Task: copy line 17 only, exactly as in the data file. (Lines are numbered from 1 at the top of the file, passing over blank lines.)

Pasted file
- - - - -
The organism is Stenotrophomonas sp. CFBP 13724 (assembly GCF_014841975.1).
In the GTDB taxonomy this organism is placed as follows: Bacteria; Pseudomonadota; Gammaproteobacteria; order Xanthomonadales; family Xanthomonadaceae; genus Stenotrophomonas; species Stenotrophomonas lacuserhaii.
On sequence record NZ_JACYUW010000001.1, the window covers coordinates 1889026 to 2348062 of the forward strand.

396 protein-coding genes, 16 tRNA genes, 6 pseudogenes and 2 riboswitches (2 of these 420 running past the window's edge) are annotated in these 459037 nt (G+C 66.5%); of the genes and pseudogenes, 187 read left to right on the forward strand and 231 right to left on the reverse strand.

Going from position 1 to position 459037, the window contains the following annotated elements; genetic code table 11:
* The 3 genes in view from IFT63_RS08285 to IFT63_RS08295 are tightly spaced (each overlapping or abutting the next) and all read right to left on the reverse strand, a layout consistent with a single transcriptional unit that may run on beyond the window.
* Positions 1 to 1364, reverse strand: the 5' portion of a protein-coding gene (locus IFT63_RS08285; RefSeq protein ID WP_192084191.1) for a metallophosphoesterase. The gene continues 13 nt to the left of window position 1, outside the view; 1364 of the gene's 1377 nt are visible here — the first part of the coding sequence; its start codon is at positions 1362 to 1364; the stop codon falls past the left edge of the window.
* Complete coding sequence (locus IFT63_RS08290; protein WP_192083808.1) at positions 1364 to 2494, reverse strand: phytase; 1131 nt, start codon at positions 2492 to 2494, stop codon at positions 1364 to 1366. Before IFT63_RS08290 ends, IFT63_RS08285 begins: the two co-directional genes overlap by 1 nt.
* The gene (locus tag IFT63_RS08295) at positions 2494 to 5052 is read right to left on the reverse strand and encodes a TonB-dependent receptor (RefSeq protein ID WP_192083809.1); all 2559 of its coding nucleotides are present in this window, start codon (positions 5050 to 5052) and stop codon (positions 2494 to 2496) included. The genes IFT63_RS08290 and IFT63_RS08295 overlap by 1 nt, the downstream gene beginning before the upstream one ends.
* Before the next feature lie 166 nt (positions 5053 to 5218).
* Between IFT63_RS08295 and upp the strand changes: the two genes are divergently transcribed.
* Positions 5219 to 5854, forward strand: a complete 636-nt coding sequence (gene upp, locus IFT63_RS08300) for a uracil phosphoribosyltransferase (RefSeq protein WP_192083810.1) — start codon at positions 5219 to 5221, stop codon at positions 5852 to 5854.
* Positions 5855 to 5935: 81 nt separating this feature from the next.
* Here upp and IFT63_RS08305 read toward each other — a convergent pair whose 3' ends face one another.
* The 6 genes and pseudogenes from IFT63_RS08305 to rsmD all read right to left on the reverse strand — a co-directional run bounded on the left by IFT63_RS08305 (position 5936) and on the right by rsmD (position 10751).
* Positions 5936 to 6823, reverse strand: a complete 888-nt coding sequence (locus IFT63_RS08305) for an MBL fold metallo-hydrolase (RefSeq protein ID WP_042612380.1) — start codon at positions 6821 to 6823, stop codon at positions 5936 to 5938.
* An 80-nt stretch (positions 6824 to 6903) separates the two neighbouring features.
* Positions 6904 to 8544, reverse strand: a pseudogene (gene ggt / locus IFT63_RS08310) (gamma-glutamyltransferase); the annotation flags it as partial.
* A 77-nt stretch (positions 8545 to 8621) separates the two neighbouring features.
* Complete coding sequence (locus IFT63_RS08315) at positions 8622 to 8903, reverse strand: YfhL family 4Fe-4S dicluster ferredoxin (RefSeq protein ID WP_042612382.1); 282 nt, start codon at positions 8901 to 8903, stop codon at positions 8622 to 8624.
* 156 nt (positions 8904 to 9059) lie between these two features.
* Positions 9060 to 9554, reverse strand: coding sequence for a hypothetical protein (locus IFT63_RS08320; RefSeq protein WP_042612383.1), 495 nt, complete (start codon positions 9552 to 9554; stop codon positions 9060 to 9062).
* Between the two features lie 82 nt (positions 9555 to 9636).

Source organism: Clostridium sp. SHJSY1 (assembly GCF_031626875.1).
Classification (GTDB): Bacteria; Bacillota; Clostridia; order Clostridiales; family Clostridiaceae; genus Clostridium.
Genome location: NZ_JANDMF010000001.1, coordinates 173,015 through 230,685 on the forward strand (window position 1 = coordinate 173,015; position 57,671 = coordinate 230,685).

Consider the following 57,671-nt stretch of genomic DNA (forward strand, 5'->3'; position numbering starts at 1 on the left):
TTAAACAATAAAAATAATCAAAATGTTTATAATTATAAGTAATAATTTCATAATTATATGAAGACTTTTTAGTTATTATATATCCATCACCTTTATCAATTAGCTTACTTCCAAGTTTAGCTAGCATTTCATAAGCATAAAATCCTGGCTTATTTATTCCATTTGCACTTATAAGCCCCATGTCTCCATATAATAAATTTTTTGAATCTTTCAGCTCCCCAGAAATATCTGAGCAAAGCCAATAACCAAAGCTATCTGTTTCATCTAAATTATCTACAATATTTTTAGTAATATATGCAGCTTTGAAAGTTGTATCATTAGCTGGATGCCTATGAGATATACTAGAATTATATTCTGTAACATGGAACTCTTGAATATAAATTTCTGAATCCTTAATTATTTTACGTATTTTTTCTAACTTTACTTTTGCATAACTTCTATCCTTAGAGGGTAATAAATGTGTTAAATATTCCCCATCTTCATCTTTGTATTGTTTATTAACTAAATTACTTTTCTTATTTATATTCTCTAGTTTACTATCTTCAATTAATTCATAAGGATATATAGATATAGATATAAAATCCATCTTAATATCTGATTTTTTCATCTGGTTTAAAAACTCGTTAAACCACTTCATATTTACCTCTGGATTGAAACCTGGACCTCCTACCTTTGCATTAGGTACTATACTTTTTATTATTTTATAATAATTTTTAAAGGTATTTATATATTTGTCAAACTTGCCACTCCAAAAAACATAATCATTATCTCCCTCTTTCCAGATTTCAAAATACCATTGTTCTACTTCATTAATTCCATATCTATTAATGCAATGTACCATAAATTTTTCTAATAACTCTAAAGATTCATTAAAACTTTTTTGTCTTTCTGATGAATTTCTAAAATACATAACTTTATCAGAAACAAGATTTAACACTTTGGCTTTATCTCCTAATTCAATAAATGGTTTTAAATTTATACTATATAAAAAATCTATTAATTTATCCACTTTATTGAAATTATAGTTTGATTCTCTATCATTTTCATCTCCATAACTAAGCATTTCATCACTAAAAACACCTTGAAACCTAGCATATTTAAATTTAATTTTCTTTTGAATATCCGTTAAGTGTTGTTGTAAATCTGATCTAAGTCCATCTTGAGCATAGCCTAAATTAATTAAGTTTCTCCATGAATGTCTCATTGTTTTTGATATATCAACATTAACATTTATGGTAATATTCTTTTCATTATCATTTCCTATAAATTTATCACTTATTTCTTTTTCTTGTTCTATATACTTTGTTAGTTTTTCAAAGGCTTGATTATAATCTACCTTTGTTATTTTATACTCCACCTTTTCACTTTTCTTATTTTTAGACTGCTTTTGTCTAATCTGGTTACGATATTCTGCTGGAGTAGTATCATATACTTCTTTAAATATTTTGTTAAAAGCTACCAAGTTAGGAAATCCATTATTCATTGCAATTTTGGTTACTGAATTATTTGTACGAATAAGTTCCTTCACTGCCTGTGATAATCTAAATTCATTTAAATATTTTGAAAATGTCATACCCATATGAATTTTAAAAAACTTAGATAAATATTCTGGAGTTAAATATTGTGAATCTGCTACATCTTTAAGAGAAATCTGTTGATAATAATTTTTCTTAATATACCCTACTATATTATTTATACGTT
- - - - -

* An 80-nt stretch (positions 6824 to 6903) separates the two neighbouring features.